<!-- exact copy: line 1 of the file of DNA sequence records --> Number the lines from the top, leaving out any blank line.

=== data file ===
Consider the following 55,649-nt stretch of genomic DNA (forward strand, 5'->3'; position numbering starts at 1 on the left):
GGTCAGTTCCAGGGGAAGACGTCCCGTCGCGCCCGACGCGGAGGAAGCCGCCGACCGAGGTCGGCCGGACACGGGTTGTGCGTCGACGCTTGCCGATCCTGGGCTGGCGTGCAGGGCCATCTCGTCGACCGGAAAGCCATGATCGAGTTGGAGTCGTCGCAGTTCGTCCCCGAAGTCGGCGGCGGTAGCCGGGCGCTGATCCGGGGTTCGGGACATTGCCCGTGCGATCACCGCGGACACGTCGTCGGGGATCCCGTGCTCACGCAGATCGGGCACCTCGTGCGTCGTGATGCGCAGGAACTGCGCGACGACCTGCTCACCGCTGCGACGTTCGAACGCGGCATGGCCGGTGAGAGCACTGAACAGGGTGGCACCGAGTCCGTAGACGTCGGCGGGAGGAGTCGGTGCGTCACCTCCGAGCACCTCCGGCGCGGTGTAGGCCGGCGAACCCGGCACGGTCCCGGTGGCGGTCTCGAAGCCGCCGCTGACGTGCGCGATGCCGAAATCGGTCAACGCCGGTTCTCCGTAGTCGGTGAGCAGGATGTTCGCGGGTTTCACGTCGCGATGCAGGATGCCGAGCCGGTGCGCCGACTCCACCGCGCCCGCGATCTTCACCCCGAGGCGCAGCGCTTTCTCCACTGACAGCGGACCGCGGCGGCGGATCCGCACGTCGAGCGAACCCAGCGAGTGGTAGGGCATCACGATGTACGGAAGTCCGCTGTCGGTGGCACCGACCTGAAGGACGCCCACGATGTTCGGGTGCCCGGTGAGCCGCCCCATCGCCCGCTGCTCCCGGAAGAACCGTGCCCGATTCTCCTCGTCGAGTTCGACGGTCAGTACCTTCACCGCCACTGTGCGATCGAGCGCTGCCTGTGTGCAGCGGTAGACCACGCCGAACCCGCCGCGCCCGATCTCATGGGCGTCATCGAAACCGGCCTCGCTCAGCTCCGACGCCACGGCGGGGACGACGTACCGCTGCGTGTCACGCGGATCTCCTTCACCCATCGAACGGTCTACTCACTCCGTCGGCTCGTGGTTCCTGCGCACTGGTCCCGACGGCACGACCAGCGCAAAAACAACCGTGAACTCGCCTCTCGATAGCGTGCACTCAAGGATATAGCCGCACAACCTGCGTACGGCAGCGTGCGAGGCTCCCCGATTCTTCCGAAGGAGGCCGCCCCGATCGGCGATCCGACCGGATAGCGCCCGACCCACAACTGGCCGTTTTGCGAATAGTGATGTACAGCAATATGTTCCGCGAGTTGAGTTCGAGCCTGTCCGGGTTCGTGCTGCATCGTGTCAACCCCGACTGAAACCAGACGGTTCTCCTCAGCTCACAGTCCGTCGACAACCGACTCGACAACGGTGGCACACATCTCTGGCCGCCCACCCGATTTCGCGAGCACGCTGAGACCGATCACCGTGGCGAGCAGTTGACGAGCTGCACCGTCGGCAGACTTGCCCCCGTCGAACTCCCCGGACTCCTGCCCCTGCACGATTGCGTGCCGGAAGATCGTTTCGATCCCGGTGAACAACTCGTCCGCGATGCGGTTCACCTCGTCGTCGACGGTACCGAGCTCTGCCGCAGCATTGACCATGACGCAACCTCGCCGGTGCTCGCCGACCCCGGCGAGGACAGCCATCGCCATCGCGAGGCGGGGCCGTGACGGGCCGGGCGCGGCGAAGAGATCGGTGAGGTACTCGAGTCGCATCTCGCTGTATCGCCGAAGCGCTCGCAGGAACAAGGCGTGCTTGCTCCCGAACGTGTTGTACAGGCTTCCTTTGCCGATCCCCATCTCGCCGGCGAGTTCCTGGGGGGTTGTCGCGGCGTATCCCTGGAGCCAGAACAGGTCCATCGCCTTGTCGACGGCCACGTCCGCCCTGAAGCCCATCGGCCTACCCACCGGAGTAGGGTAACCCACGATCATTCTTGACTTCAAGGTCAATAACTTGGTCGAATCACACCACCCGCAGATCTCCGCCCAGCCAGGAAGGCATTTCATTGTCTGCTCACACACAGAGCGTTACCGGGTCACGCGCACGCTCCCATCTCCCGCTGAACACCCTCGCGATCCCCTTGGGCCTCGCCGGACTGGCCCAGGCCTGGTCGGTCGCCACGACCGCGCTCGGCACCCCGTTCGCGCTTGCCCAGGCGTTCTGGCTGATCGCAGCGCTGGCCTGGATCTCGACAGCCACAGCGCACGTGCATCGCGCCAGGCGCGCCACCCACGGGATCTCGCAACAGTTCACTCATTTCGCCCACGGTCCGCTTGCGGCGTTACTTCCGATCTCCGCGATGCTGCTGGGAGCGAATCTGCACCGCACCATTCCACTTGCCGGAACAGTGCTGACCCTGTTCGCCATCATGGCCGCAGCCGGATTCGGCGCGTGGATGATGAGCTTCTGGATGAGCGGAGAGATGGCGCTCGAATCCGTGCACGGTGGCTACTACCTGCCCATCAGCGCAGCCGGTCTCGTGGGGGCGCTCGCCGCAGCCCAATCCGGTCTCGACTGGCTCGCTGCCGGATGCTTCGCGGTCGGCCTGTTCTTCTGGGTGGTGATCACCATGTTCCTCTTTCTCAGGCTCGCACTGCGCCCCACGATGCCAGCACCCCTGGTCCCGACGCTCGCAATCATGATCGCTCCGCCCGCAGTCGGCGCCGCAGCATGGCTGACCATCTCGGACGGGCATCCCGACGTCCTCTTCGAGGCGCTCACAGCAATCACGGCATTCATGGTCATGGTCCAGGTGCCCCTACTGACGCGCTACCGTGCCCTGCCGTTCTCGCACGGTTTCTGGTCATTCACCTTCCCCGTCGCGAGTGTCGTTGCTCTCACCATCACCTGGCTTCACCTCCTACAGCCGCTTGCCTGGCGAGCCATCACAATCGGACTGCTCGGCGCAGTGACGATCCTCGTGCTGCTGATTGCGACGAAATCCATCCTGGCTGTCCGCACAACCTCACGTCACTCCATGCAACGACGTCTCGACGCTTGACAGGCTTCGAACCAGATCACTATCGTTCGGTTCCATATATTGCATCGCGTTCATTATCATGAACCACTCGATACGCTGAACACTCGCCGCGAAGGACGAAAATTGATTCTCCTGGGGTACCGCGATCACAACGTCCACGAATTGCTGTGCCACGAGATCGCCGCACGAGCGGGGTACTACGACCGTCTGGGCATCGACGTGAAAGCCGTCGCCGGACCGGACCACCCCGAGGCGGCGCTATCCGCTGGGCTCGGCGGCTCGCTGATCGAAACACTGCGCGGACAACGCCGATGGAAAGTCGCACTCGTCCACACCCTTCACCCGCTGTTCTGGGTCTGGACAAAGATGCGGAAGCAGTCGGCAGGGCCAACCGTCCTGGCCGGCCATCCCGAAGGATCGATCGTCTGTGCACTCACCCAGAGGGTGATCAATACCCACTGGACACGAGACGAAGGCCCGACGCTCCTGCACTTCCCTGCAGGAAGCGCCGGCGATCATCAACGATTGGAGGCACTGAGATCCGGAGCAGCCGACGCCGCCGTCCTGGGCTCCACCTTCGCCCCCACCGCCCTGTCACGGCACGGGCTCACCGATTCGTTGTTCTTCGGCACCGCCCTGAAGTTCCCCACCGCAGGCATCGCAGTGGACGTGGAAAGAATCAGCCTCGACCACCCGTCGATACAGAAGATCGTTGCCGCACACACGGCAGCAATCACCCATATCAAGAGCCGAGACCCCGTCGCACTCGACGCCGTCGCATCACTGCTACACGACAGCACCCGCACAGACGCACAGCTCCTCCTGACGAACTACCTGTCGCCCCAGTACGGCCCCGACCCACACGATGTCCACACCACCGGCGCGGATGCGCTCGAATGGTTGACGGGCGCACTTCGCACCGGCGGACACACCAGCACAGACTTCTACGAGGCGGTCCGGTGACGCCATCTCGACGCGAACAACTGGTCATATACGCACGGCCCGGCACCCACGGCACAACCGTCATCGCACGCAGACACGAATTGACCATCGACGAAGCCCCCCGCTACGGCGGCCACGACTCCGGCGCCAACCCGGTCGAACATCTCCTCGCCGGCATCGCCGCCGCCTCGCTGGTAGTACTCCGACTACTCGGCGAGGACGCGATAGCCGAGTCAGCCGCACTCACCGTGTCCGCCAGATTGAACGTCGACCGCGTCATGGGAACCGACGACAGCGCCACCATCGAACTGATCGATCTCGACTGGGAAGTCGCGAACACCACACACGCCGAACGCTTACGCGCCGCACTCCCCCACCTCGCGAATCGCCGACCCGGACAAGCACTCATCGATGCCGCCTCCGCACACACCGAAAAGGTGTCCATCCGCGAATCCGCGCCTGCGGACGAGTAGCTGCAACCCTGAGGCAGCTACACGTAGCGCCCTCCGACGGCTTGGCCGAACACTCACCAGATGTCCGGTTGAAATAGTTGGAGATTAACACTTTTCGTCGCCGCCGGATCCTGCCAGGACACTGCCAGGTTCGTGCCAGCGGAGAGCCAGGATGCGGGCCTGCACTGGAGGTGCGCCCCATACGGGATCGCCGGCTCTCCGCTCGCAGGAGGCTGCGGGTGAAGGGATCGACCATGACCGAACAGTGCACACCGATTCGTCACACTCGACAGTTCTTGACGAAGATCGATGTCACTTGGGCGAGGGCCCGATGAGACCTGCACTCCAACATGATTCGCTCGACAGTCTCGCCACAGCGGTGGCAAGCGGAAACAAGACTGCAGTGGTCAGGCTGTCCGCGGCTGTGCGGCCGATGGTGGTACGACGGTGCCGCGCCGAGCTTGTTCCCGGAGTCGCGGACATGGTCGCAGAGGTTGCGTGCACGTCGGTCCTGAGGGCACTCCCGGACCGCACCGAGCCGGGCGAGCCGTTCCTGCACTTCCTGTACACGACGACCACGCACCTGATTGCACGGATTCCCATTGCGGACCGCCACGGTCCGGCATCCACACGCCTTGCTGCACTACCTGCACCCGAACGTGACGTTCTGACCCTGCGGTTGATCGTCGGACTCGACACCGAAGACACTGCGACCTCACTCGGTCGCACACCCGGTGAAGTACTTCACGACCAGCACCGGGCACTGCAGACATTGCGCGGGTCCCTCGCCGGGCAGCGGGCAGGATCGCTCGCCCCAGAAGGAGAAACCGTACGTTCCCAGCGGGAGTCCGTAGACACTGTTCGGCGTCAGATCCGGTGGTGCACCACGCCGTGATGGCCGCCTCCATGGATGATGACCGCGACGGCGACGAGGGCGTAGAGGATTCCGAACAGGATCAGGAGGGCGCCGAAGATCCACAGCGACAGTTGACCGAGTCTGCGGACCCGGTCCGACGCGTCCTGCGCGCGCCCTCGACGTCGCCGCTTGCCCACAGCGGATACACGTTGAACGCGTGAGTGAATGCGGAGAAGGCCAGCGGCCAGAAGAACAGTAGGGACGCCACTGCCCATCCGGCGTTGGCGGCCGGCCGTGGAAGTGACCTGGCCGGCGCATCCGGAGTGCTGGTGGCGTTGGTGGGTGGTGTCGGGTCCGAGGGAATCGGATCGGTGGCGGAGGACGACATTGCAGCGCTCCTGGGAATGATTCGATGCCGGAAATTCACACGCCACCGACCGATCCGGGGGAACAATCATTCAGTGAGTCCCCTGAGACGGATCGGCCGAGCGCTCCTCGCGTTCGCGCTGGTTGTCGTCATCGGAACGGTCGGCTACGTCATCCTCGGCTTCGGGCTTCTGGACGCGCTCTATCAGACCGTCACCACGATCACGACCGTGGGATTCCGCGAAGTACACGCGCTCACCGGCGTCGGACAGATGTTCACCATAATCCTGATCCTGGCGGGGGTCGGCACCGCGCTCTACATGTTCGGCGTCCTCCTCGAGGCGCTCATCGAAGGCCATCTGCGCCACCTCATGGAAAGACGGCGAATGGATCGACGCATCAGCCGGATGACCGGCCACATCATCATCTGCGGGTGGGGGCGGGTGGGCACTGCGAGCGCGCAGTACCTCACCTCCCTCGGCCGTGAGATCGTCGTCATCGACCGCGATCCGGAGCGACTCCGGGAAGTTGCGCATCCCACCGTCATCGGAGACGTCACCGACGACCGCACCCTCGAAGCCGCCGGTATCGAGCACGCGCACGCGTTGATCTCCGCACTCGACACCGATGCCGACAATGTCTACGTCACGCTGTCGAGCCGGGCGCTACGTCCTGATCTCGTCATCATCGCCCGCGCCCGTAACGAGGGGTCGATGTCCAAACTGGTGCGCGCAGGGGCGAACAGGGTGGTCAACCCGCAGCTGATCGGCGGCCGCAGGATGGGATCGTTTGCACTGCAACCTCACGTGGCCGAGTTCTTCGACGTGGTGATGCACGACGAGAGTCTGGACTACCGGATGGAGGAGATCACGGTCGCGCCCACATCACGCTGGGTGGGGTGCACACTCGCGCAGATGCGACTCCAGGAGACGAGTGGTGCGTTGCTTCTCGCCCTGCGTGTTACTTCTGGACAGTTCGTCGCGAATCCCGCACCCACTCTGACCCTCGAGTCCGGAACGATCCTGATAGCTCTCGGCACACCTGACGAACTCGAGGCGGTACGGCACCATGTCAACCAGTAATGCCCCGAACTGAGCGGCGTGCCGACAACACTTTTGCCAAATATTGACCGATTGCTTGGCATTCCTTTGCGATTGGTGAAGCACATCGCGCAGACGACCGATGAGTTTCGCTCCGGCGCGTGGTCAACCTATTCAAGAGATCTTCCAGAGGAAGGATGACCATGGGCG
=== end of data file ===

Consider the following 55,649-nt stretch of genomic DNA (forward strand, 5'->3'; position numbering starts at 1 on the left):